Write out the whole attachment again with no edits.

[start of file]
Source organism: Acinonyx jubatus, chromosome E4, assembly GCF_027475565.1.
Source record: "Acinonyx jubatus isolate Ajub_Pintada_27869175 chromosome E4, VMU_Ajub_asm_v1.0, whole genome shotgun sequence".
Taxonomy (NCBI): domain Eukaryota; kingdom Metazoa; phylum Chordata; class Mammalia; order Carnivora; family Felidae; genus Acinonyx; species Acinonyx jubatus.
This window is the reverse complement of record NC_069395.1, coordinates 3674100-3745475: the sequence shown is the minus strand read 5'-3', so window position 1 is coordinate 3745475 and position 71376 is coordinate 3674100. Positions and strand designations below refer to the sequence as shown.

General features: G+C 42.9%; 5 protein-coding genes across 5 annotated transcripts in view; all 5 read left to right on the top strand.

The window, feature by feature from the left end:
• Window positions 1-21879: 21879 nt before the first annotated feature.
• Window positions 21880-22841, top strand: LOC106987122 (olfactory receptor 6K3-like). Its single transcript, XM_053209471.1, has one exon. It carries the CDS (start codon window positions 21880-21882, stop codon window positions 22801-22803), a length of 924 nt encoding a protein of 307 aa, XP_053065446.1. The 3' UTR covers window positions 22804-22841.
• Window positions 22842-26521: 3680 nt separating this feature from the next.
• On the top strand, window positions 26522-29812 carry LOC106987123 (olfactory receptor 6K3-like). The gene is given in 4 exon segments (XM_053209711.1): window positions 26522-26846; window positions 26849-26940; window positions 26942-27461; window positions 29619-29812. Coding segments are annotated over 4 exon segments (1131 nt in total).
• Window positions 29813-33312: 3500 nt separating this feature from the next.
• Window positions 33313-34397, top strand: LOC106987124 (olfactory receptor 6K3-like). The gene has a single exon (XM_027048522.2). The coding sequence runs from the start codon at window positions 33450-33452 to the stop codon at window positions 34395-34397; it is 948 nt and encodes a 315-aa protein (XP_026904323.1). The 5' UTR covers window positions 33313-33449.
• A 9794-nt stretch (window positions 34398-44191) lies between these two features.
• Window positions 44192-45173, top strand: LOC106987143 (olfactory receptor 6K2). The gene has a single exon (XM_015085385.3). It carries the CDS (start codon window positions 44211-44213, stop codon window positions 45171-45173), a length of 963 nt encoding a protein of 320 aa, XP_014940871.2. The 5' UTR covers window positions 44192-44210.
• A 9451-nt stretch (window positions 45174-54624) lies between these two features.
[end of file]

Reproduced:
Source organism: Acinonyx jubatus, chromosome E4, assembly GCF_027475565.1.
Source record: "Acinonyx jubatus isolate Ajub_Pintada_27869175 chromosome E4, VMU_Ajub_asm_v1.0, whole genome shotgun sequence".
Taxonomy (NCBI): domain Eukaryota; kingdom Metazoa; phylum Chordata; class Mammalia; order Carnivora; family Felidae; genus Acinonyx; species Acinonyx jubatus.
This window is the reverse complement of record NC_069395.1, coordinates 3674100-3745475: the sequence shown is the minus strand read 5'-3', so window position 1 is coordinate 3745475 and position 71376 is coordinate 3674100. Positions and strand designations below refer to the sequence as shown.

General features: G+C 42.9%; 5 protein-coding genes across 5 annotated transcripts in view; all 5 read left to right on the top strand.

The window, feature by feature from the left end:
• Window positions 1-21879: 21879 nt before the first annotated feature.
• Window positions 21880-22841, top strand: LOC106987122 (olfactory receptor 6K3-like). Its single transcript, XM_053209471.1, has one exon. It carries the CDS (start codon window positions 21880-21882, stop codon window positions 22801-22803), a length of 924 nt encoding a protein of 307 aa, XP_053065446.1. The 3' UTR covers window positions 22804-22841.
• Window positions 22842-26521: 3680 nt separating this feature from the next.
• On the top strand, window positions 26522-29812 carry LOC106987123 (olfactory receptor 6K3-like). The gene is given in 4 exon segments (XM_053209711.1): window positions 26522-26846; window positions 26849-26940; window positions 26942-27461; window positions 29619-29812. Coding segments are annotated over 4 exon segments (1131 nt in total).
• Window positions 29813-33312: 3500 nt separating this feature from the next.
• Window positions 33313-34397, top strand: LOC106987124 (olfactory receptor 6K3-like). The gene has a single exon (XM_027048522.2). The coding sequence runs from the start codon at window positions 33450-33452 to the stop codon at window positions 34395-34397; it is 948 nt and encodes a 315-aa protein (XP_026904323.1). The 5' UTR covers window positions 33313-33449.
• A 9794-nt stretch (window positions 34398-44191) lies between these two features.
• Window positions 44192-45173, top strand: LOC106987143 (olfactory receptor 6K2). The gene has a single exon (XM_015085385.3). It carries the CDS (start codon window positions 44211-44213, stop codon window positions 45171-45173), a length of 963 nt encoding a protein of 320 aa, XP_014940871.2. The 5' UTR covers window positions 44192-44210.
• A 9451-nt stretch (window positions 45174-54624) lies between these two features.